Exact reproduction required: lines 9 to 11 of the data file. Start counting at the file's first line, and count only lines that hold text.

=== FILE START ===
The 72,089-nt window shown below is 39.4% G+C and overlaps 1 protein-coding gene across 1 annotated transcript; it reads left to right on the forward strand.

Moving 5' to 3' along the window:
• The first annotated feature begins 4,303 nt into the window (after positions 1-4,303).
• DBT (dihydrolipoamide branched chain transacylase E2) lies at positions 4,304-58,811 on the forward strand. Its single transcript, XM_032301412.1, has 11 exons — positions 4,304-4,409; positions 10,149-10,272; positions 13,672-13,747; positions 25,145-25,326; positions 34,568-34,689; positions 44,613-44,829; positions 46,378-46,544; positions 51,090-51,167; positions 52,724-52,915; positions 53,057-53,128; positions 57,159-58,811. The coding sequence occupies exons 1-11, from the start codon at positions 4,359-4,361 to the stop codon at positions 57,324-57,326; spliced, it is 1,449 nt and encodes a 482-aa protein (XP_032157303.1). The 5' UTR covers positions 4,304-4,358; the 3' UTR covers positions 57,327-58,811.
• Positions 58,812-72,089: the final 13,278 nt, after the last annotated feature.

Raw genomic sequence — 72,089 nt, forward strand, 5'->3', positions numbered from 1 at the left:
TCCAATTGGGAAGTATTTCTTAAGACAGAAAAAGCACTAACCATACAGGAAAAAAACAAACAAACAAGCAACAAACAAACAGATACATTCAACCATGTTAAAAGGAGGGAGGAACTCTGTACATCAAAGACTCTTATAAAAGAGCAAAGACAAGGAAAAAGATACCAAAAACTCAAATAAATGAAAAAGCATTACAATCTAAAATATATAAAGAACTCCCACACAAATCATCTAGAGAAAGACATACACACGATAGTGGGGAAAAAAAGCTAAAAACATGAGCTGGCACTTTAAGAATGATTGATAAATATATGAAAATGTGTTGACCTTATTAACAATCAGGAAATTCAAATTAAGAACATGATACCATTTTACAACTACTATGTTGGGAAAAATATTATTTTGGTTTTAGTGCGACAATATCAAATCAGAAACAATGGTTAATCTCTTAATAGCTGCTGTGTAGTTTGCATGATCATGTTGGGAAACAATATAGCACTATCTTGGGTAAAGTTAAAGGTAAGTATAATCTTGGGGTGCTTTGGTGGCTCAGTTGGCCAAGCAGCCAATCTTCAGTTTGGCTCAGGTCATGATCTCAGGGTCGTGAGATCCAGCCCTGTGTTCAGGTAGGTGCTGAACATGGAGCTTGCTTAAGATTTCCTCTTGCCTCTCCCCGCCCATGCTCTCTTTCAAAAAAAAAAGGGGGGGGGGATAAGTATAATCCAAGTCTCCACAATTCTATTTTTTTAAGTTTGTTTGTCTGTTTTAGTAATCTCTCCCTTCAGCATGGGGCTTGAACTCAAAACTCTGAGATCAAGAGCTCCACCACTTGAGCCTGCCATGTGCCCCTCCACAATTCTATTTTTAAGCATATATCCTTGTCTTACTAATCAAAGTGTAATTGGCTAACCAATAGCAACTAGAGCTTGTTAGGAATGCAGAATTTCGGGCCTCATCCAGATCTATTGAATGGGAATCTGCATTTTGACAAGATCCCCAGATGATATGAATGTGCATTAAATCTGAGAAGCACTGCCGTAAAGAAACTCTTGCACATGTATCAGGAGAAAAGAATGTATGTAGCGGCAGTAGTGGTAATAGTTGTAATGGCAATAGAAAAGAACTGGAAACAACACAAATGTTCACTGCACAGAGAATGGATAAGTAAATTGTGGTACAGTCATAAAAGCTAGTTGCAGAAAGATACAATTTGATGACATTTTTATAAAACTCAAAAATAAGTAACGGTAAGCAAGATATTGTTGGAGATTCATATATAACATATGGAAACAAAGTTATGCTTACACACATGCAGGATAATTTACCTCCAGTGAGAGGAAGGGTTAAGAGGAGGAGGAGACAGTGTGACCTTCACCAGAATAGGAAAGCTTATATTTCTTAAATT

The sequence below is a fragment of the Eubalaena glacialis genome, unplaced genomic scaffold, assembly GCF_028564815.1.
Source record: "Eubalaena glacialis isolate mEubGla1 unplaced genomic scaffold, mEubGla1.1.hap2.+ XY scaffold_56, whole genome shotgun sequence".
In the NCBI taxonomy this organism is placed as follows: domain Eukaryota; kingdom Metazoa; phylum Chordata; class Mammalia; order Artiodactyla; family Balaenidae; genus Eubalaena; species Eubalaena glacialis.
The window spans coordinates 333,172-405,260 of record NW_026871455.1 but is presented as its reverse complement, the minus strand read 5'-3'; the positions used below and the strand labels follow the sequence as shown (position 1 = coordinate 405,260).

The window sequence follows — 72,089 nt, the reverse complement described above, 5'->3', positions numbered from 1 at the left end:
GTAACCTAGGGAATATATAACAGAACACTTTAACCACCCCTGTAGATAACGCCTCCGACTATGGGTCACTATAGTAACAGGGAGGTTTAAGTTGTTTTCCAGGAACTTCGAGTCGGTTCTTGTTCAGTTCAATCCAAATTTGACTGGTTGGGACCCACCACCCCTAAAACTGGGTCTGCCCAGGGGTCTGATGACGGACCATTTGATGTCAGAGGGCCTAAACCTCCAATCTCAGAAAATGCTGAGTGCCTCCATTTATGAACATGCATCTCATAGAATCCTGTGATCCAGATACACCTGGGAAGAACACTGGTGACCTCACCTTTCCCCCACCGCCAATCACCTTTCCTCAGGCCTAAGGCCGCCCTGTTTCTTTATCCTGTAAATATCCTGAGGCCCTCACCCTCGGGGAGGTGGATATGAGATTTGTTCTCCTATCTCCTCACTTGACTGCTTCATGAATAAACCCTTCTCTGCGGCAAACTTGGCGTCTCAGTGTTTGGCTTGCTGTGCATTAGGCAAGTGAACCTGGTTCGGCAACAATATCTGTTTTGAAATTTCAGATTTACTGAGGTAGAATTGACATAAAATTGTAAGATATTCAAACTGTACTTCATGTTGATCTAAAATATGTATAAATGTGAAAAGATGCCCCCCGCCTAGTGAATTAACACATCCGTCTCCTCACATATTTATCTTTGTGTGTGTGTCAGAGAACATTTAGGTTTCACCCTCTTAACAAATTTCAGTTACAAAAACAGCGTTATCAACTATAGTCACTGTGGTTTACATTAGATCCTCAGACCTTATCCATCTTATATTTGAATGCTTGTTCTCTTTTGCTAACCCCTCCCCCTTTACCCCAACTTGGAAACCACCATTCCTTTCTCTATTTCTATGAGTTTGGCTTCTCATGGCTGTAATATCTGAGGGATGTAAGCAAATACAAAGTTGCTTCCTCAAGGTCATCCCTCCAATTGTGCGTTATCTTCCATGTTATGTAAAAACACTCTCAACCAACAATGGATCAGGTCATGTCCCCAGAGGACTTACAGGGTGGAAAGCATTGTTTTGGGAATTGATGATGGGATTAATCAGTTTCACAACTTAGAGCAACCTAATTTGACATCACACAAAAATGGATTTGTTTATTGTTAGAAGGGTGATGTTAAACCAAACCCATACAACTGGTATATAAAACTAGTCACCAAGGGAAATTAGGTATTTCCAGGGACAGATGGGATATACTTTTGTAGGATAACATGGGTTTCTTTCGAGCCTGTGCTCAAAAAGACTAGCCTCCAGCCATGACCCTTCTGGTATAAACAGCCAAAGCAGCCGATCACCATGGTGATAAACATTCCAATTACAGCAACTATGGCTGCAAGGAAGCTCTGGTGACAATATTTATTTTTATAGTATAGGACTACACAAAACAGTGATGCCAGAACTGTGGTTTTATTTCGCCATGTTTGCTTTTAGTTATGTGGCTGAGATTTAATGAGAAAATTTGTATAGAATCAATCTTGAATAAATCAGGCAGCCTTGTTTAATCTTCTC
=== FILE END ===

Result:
Source record: "Eubalaena glacialis isolate mEubGla1 unplaced genomic scaffold, mEubGla1.1.hap2.+ XY scaffold_56, whole genome shotgun sequence".
In the NCBI taxonomy this organism is placed as follows: domain Eukaryota; kingdom Metazoa; phylum Chordata; class Mammalia; order Artiodactyla; family Balaenidae; genus Eubalaena; species Eubalaena glacialis.
The window spans coordinates 333,172-405,260 of record NW_026871455.1 but is presented as its reverse complement, the minus strand read 5'-3'; the positions used below and the strand labels follow the sequence as shown (position 1 = coordinate 405,260).